A century ago, American journalism was buzzing with news of the First World War, which the United States had still not entered. Though jingoistic newspapermen and politicians of different stripes eventually swayed public opinion toward support for the “war against Kaiser Bill,” in 1915 sending American soldiers to Europe was still controversial.
Across the country, but especially in states with a large number of German-American voters, there was opposition to entering the war. Isolationists and Socialists were of a similar mind, though often for different reasons. Wisconsin’s Progressive U.S. Senator Robert LaFollette spoke out passionately against U.S. involvement, earning the ire of ex-President Theodore Roosevelt, who delivered a speech in Racine, Wisconsin, in 1917 where he called the senator a “shadow Hun” — the pejorative nickname for German soldiers. Roosevelt toured the Upper Midwest to lash out at U.S. Representative Ernest Lundeen of Minnesota and North Dakota’s Senator Asle Gronna, both of whom later cast their votes against making a declaration of war. (Lundeen was later accused of being a Nazi sympathizer and investigated by the FBI.)
Indiana’s own native son, Socialist presidential candidate and labor leader Eugene V. Debs, also spoke out against what he saw as America’s own involvement in militarism. In 1918, on charges of sedition, President Wilson imprisoned Debs for his vocal opposition to the military draft during a speech in Canton, Ohio.
(If you’re a Newspapers.com subscriber, one of the more fascinating and hilarious journals from the World War I era is The Fool-Killer, a satirical “newspaper” published in the Brushy Mountains of Wilkes County, North Carolina, by James Larkin Pearson. Pearson later became the Tar Heel State’s Poet Laureate.)
Hoosier history is full of strange ironies. One of them is this: early on the morning of October 23, 1917, in the Luneville sector of eastern France, the reportedly first American soldier to fire an artillery shot against the “Huns” was a 24-year-old sergeant from South Bend, Alexander Arch, a Hungarian.
Honored in newspapers in 1917 and again in 1919, after he returned from Europe and appeared in a parade with General Pershing, Arch was an emigrant from Sopron, on Hungary’s western border with Austria. When he was born in 1894, his birth village was part of the Austro-Hungarian Empire, which as an American soldier he was now at war with.
Arch’s parents emigrated to the U.S. in 1899, their children following in 1903, when Alexander was eight. (They may have Anglicized their names. His father appears on the 1910 U.S. census as “Steve Arch,” probably István in Hungarian. Arch might have been spelled “Arcs” or “Arcz”.) Steve Arch worked as a clerk at George Toth’s bookstore in South Bend. Alexander’s mother, Theresa, died in 1910.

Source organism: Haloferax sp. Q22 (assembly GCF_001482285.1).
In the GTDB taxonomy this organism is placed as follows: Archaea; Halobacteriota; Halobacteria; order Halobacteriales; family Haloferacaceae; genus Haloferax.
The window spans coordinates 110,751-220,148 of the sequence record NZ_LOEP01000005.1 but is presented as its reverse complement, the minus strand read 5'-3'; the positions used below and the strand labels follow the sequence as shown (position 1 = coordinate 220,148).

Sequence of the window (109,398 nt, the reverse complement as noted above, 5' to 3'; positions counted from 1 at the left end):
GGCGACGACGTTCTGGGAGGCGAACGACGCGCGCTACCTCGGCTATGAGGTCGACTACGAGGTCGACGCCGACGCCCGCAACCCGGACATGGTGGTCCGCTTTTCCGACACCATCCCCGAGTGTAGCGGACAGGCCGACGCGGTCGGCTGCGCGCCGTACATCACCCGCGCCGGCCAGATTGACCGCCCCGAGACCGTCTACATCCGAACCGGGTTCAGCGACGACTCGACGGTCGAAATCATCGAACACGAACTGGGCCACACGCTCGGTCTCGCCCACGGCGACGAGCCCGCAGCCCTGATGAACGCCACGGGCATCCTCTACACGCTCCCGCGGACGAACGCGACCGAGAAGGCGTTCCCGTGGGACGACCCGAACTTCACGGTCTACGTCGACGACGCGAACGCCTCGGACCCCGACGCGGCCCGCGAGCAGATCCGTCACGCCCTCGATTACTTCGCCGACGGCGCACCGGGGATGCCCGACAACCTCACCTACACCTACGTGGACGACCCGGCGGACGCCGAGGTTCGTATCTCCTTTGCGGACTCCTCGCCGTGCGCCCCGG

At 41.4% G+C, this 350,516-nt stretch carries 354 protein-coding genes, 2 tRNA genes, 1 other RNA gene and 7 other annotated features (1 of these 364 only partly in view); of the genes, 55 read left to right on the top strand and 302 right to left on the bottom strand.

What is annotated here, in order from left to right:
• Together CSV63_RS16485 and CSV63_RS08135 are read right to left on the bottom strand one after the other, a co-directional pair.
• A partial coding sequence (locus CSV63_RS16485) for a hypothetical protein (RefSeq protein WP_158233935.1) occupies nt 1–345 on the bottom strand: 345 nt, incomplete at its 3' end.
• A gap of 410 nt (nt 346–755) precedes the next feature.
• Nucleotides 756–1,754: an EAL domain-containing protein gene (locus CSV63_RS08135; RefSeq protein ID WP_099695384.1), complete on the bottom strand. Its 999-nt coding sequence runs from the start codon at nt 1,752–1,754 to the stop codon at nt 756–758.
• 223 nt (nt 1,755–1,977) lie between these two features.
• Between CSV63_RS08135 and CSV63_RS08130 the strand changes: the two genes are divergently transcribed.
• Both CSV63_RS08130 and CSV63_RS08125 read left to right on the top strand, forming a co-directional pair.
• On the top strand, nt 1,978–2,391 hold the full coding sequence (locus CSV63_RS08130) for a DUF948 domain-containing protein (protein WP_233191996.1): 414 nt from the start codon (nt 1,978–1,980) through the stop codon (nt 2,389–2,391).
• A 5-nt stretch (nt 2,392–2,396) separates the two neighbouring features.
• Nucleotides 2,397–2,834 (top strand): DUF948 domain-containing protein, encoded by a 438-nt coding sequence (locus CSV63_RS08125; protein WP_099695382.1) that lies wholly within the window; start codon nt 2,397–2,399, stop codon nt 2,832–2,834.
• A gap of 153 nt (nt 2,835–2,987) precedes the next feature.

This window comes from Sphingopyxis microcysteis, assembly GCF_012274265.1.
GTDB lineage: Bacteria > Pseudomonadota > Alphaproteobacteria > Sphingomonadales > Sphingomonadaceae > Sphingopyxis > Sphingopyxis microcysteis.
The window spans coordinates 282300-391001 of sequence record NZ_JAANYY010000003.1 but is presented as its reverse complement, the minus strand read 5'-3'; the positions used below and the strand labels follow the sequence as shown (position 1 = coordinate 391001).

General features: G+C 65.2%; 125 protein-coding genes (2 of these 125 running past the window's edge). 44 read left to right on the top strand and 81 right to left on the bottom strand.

In 1910, when he was 16 years old, Alexander Arch was employed at the Oliver Chilled Plough Works, one of South Bend’s major industries. After Our Lady of Hungary Catholic Church was founded in 1916, the family were parishioners there. Before heading to Europe, Arch was briefly stationed on the Mexican border during General John Pershing’s expedition against Pancho Villa.
A 1919 News-Times article on South Bend’s efforts to get the cannon that fired the first American artillery shell in World War I included this clip from Stars and Stripes, the official publication of the U.S. Expeditionary Force:
The first American artillery shot of the war was fired at five minutes after 6 o’clock the morning of Oct. 23, 1917, from a position about 400 meters east of Bathlemont, in the Luneville sector.
A French 75, dragged by the hands of American artillerymen over 800 meters of rough roads on a pitch black night, roared America’s artillery prelude at daybreak. A heavy fog flashed into flame, a shrapnel shell coursed over the woods and valleys of Meurthe-et-Moselle, crossed a boundary line and fell somewhere in Lorraine.
Battery C of the sixth field artillery is so positive that this shell was America’s first shot that it has just prepared a sworn statement signed by an officer and four enlisted men who were in on the event, telling all the circumstances leading up to it. The statement reveals, incidentally, that the original shell casing is now in Chicago, and that 18 other casings of that first morning’s firing were distributed among Pres’t Wilson, Gen. Pershing, Gen. Sibert, then commanding the first division, and others.
The gun is now at the United States Military Academy at West Point with other newly transported war trophies. Before it left France, though, it had fired 20,000 rounds in action, and none of the gun crew serving it had been wounded.